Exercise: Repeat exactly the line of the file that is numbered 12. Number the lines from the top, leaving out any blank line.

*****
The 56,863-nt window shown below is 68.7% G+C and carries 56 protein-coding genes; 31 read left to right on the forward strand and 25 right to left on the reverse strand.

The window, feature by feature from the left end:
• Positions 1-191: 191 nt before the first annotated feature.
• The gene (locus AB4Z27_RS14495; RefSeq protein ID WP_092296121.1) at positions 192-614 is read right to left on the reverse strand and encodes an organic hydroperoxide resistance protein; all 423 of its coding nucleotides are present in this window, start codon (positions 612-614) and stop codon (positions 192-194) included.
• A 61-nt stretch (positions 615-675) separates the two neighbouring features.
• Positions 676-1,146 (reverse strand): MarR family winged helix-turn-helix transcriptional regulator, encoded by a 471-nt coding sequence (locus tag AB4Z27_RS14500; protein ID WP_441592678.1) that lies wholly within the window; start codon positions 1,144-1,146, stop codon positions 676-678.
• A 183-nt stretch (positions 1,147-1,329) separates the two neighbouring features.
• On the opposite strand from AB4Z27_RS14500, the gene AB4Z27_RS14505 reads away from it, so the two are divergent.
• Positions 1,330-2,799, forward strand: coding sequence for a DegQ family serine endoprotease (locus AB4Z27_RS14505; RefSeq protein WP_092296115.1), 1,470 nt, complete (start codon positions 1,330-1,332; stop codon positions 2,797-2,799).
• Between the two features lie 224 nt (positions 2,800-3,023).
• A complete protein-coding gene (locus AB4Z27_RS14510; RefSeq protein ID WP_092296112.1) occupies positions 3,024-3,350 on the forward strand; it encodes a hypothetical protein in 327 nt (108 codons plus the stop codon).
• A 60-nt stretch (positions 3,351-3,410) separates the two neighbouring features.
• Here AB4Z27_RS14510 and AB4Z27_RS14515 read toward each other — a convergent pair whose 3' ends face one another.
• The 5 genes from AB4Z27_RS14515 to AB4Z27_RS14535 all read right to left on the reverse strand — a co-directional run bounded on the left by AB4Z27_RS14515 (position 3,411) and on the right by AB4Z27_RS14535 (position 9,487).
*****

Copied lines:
• A 60-nt stretch (positions 3,351-3,410) separates the two neighbouring features.